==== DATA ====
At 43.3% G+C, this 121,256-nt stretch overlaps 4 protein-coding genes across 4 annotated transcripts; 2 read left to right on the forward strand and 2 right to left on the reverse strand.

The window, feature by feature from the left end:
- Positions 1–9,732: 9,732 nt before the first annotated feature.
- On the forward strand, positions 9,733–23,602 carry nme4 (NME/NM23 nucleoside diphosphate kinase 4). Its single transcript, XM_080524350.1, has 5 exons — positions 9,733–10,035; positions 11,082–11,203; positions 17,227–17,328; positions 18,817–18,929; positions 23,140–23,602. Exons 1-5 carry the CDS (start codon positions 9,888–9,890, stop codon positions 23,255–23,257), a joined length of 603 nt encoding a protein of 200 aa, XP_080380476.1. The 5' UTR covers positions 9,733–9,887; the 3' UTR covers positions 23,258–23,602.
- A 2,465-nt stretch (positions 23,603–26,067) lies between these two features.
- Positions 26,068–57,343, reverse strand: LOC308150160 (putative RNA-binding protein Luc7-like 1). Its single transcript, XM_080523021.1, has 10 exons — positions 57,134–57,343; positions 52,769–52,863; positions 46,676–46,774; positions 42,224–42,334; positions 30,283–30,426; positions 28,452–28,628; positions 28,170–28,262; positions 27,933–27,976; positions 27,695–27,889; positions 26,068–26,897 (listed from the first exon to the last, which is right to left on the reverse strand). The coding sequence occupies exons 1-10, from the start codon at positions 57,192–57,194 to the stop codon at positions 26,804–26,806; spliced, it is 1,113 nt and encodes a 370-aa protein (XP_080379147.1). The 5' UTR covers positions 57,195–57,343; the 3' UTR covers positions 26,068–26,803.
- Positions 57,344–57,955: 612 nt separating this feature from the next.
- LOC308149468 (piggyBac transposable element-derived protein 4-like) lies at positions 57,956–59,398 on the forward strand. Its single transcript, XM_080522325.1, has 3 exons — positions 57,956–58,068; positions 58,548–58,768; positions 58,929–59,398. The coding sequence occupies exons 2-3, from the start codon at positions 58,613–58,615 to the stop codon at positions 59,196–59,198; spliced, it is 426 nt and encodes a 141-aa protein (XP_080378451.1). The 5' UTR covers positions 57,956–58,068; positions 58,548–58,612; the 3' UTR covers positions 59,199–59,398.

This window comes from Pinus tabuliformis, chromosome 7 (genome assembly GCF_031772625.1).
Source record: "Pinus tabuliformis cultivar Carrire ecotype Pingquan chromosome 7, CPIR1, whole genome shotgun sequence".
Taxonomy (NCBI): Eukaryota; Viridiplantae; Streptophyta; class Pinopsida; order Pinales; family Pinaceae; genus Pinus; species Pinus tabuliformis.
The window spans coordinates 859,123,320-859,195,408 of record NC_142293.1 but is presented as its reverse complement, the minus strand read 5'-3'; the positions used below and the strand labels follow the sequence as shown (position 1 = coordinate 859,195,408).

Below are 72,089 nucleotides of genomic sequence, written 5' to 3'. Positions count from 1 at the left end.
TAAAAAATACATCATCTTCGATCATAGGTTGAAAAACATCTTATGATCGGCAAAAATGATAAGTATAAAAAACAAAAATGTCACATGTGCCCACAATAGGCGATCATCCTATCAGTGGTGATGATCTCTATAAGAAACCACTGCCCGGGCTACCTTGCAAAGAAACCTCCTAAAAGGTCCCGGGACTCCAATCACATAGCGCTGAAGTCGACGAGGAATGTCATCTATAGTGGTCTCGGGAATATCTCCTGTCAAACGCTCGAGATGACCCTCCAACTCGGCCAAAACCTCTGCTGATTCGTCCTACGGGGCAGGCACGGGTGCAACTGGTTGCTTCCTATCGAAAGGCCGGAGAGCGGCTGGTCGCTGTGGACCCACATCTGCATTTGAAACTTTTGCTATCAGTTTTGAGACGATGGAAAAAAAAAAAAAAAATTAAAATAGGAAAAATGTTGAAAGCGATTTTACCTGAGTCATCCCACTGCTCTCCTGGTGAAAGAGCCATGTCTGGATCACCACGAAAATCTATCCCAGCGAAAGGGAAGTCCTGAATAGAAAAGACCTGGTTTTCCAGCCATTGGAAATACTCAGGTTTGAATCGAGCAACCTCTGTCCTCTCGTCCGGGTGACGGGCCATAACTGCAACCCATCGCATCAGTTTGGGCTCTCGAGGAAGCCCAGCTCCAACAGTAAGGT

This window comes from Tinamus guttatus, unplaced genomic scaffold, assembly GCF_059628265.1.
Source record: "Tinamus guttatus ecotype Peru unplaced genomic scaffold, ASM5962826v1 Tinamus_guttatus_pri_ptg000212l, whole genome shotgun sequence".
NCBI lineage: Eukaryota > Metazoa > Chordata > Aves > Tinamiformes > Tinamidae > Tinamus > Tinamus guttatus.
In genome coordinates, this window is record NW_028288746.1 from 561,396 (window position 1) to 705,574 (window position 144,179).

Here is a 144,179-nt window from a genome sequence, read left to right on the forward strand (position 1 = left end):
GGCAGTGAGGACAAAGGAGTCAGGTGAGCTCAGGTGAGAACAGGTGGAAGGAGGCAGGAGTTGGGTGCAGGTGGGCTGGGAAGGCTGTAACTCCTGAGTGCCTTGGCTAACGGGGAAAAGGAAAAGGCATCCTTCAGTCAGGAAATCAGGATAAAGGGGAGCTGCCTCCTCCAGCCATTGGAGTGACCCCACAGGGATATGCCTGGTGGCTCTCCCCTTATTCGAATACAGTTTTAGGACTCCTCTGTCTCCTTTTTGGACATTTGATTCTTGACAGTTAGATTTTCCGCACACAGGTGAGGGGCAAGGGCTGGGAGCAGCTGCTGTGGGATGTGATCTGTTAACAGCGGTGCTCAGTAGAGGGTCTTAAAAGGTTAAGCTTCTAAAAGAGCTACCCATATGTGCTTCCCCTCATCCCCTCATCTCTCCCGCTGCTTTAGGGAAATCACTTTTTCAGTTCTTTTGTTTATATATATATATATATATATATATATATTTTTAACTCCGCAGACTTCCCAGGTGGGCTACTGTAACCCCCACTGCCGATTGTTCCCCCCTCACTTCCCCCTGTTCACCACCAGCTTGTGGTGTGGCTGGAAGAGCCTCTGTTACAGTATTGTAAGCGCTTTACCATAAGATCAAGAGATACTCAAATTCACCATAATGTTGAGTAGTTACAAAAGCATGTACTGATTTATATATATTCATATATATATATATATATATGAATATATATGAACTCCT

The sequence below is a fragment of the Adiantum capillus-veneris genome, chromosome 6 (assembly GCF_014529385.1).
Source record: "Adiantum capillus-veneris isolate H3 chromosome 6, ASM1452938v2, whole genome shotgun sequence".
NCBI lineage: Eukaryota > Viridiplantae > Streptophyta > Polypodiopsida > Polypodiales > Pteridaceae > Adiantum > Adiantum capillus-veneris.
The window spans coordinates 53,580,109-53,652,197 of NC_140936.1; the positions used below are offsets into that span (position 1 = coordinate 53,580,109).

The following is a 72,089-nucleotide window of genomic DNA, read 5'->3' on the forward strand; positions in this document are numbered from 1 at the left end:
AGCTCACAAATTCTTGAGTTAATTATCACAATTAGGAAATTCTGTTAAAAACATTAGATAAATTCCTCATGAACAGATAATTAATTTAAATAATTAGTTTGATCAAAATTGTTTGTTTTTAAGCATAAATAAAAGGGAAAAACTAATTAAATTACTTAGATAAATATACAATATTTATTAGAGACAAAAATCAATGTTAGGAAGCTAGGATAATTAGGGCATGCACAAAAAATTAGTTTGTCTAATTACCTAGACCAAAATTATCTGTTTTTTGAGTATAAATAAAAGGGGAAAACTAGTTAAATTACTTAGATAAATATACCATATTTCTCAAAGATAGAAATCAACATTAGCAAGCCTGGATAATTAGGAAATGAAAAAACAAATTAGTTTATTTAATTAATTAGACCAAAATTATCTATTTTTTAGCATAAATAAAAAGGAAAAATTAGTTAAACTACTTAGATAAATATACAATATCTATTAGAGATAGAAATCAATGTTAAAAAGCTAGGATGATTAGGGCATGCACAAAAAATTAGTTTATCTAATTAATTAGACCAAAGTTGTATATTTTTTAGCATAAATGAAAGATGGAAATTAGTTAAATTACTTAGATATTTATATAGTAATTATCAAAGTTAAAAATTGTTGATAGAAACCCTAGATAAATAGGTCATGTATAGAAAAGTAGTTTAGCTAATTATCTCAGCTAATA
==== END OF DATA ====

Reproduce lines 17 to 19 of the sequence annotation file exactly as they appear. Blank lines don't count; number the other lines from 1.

NCBI lineage: Eukaryota > Metazoa > Chordata > Aves > Tinamiformes > Tinamidae > Tinamus > Tinamus guttatus.
In genome coordinates, this window is record NW_028288746.1 from 561,396 (window position 1) to 705,574 (window position 144,179).

Here is a 144,179-nt window from a genome sequence, read left to right on the forward strand (position 1 = left end):